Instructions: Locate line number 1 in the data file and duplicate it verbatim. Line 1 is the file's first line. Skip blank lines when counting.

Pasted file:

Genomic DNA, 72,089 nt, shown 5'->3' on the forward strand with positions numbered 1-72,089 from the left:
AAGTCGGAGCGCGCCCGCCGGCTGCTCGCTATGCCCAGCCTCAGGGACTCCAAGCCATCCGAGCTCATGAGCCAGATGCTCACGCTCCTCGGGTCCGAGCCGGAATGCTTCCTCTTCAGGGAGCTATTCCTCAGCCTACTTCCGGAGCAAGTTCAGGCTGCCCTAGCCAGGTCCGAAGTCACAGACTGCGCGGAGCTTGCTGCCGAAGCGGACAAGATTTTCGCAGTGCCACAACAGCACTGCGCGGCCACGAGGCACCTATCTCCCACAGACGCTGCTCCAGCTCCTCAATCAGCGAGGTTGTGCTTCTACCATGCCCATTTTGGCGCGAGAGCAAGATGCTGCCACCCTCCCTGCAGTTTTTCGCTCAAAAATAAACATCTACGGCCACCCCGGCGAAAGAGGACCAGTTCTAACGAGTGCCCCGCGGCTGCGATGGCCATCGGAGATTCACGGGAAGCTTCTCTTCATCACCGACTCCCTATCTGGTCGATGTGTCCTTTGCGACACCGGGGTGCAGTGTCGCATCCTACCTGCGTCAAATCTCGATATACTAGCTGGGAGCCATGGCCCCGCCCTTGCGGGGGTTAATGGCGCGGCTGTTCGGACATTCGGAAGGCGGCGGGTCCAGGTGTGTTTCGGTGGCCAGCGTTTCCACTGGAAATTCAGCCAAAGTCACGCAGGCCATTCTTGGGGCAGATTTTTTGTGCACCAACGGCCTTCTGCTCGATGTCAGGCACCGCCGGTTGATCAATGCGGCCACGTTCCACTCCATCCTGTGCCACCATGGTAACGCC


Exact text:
Genomic DNA, 72,089 nt, shown 5'->3' on the forward strand with positions numbered 1-72,089 from the left: